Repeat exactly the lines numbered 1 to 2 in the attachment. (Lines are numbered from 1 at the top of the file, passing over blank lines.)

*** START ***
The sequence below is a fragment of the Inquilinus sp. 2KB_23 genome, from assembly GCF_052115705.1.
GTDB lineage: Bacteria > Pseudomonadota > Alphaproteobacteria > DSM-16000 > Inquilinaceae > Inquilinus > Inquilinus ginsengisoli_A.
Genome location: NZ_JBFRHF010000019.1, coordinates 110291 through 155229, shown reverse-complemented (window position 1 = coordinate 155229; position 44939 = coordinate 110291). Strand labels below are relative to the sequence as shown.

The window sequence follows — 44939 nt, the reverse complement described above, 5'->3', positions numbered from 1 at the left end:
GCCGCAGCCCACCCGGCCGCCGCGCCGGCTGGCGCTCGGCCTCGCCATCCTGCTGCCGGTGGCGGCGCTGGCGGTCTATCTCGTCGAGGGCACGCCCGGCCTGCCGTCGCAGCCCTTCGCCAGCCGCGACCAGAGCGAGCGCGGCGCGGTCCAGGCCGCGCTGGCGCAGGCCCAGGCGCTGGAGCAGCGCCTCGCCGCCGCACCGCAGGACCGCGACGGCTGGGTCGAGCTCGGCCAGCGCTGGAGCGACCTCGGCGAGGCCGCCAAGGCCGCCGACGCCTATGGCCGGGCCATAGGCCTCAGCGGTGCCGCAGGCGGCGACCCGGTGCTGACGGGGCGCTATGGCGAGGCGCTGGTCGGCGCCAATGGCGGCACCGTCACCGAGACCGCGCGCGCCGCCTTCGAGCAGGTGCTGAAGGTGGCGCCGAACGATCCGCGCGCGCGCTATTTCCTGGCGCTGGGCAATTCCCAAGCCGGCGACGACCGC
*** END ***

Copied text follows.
The sequence below is a fragment of the Inquilinus sp. 2KB_23 genome, from assembly GCF_052115705.1.
GTDB lineage: Bacteria > Pseudomonadota > Alphaproteobacteria > DSM-16000 > Inquilinaceae > Inquilinus > Inquilinus ginsengisoli_A.